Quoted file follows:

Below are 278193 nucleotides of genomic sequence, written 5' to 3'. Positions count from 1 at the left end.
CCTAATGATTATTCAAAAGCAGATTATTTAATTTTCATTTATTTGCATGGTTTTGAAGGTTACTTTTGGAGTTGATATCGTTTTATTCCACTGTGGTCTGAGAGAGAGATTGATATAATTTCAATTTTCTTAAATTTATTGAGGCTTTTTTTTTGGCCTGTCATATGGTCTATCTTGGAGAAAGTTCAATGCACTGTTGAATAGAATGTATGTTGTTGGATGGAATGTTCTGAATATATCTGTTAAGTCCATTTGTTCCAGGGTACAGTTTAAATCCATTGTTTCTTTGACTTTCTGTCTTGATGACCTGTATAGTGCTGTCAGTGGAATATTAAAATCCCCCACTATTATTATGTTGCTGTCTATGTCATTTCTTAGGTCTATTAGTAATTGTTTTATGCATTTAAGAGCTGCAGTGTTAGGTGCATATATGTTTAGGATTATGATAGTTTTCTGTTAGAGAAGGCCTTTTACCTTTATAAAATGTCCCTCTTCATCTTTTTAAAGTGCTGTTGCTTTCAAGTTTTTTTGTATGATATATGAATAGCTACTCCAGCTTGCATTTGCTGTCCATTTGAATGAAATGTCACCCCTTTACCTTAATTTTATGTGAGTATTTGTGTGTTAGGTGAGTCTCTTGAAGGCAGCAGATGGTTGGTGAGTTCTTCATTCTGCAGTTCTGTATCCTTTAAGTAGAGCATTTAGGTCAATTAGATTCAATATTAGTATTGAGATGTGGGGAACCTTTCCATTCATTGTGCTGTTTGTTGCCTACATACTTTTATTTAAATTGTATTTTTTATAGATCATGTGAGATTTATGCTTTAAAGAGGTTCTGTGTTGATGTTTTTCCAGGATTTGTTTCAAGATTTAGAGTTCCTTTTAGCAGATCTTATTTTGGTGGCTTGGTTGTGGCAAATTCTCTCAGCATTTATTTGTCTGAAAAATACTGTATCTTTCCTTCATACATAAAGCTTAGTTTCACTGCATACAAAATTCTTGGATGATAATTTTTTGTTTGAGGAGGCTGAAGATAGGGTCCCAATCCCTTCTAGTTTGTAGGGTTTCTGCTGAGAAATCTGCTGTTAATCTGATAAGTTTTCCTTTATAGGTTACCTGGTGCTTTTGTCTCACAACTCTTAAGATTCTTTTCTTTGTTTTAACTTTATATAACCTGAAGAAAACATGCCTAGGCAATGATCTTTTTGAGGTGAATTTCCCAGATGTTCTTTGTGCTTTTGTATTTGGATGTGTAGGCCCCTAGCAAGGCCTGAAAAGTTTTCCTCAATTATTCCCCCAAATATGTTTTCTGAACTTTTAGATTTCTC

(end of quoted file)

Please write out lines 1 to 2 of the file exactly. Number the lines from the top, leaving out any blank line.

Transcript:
Below are 278193 nucleotides of genomic sequence, written 5' to 3'. Positions count from 1 at the left end.
CCTAATGATTATTCAAAAGCAGATTATTTAATTTTCATTTATTTGCATGGTTTTGAAGGTTACTTTTGGAGTTGATATCGTTTTATTCCACTGTGGTCTGAGAGAGAGATTGATATAATTTCAATTTTCTTAAATTTATTGAGGCTTTTTTTTTGGCCTGTCATATGGTCTATCTTGGAGAAAGTTCAATGCACTGTTGAATAGAATGTATGTTGTTGGATGGAATGTTCTGAATATATCTGTTAAGTCCATTTGTTCCAGGGTACAGTTTAAATCCATTGTTTCTTTGACTTTCTGTCTTGATGACCTGTATAGTGCTGTCAGTGGAATATTAAAATCCCCCACTATTATTATGTTGCTGTCTATGTCATTTCTTAGGTCTATTAGTAATTGTTTTATGCATTTAAGAGCTGCAGTGTTAGGTGCATATATGTTTAGGATTATGATAGTTTTCTGTTAGAGAAGGCCTTTTACCTTTATAAAATGTCCCTCTTCATCTTTTTAAAGTGCTGTTGCTTTCAAGTTTTTTTGTATGATATATGAATAGCTACTCCAGCTTGCATTTGCTGTCCATTTGAATGAAATGTCACCCCTTTACCTTAATTTTATGTGAGTATTTGTGTGTTAGGTGAGTCTCTTGAAGGCAGCAGATGGTTGGTGAGTTCTTCATTCTGCAGTTCTGTATCCTTTAAGTAGAGCATTTAGGTCAATTAGATTCAATATTAGTATTGAGATGTGGGGAACCTTTCCATTCATTGTGCTGTTTGTTGCCTACATACTTTTATTTAAATTGTATTTTTTATAGATCATGTGAGATTTATGCTTTAAAGAGGTTCTGTGTTGATGTTTTTCCAGGATTTGTTTCAAGATTTAGAGTTCCTTTTAGCAGATCTTATTTTGGTGGCTTGGTTGTGGCAAATTCTCTCAGCATTTATTTGTCTGAAAAATACTGTATCTTTCCTTCATACATAAAGCTTAGTTTCACTGCATACAAAATTCTTGGATGATAATTTTTTGTTTGAGGAGGCTGAAGATAGGGTCCCAATCCCTTCTAGTTTGTAGGGTTTCTGCTGAGAAATCTGCTGTTAATCTGATAAGTTTTCCTTTATAGGTTACCTGGTGCTTTTGTCTCACAACTCTTAAGATTCTTTTCTTTGTTTTAACTTTATATAACCTGAAGAAAACATGCCTAGGCAATGATCTTTTTGAGGTGAATTTCCCAGATGTTCTTTGTGCTTTTGTATTTGGATGTGTAGGCCCCTAGCAAGGCCTGAAAAGTTTTCCTCAATTATTCCCCCAAATATGTTTTCTGAACTTTTAGATTTCTC